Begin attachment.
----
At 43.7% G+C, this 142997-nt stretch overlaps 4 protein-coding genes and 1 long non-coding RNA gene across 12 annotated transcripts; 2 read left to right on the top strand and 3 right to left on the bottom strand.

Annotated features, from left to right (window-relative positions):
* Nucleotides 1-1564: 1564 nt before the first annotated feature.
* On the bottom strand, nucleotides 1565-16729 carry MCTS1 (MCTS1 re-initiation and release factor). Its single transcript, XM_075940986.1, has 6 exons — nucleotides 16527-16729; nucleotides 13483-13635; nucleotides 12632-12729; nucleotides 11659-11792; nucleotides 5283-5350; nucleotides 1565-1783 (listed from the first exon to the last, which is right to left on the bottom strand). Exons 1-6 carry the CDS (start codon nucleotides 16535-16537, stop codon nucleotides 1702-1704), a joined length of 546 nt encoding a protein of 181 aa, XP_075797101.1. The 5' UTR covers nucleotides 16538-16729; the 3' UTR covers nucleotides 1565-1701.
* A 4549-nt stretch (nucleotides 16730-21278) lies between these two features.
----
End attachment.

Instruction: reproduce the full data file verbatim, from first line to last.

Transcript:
At 43.7% G+C, this 142997-nt stretch overlaps 4 protein-coding genes and 1 long non-coding RNA gene across 12 annotated transcripts; 2 read left to right on the top strand and 3 right to left on the bottom strand.

Annotated features, from left to right (window-relative positions):
* Nucleotides 1-1564: 1564 nt before the first annotated feature.
* On the bottom strand, nucleotides 1565-16729 carry MCTS1 (MCTS1 re-initiation and release factor). Its single transcript, XM_075940986.1, has 6 exons — nucleotides 16527-16729; nucleotides 13483-13635; nucleotides 12632-12729; nucleotides 11659-11792; nucleotides 5283-5350; nucleotides 1565-1783 (listed from the first exon to the last, which is right to left on the bottom strand). Exons 1-6 carry the CDS (start codon nucleotides 16535-16537, stop codon nucleotides 1702-1704), a joined length of 546 nt encoding a protein of 181 aa, XP_075797101.1. The 5' UTR covers nucleotides 16538-16729; the 3' UTR covers nucleotides 1565-1701.
* A 4549-nt stretch (nucleotides 16730-21278) lies between these two features.